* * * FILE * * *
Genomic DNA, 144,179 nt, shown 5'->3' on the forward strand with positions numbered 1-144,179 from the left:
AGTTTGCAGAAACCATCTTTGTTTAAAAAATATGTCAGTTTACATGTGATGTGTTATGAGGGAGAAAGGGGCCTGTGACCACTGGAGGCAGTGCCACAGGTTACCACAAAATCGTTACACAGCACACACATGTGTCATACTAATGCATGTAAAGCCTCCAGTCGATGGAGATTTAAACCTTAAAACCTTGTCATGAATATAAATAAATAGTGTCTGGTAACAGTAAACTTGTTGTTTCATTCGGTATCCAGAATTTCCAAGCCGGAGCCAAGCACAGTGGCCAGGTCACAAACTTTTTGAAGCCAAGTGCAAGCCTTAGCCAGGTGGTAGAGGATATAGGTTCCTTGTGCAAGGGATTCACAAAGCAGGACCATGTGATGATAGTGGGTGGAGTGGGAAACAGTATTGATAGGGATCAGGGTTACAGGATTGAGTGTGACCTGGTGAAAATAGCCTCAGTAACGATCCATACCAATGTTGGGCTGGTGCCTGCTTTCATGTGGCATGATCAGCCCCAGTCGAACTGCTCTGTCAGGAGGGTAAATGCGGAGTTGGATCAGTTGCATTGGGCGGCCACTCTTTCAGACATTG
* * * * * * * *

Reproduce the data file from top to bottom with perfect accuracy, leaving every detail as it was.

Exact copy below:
Genomic DNA, 144,179 nt, shown 5'->3' on the forward strand with positions numbered 1-144,179 from the left:
AGTTTGCAGAAACCATCTTTGTTTAAAAAATATGTCAGTTTACATGTGATGTGTTATGAGGGAGAAAGGGGCCTGTGACCACTGGAGGCAGTGCCACAGGTTACCACAAAATCGTTACACAGCACACACATGTGTCATACTAATGCATGTAAAGCCTCCAGTCGATGGAGATTTAAACCTTAAAACCTTGTCATGAATATAAATAAATAGTGTCTGGTAACAGTAAACTTGTTGTTTCATTCGGTATCCAGAATTTCCAAGCCGGAGCCAAGCACAGTGGCCAGGTCACAAACTTTTTGAAGCCAAGTGCAAGCCTTAGCCAGGTGGTAGAGGATATAGGTTCCTTGTGCAAGGGATTCACAAAGCAGGACCATGTGATGATAGTGGGTGGAGTGGGAAACAGTATTGATAGGGATCAGGGTTACAGGATTGAGTGTGACCTGGTGAAAATAGCCTCAGTAACGATCCATACCAATGTTGGGCTGGTGCCTGCTTTCATGTGGCATGATCAGCCCCAGTCGAACTGCTCTGTCAGGAGGGTAAATGCGGAGTTGGATCAGTTGCATTGGGCGGCCACTCTTTCAGACATTG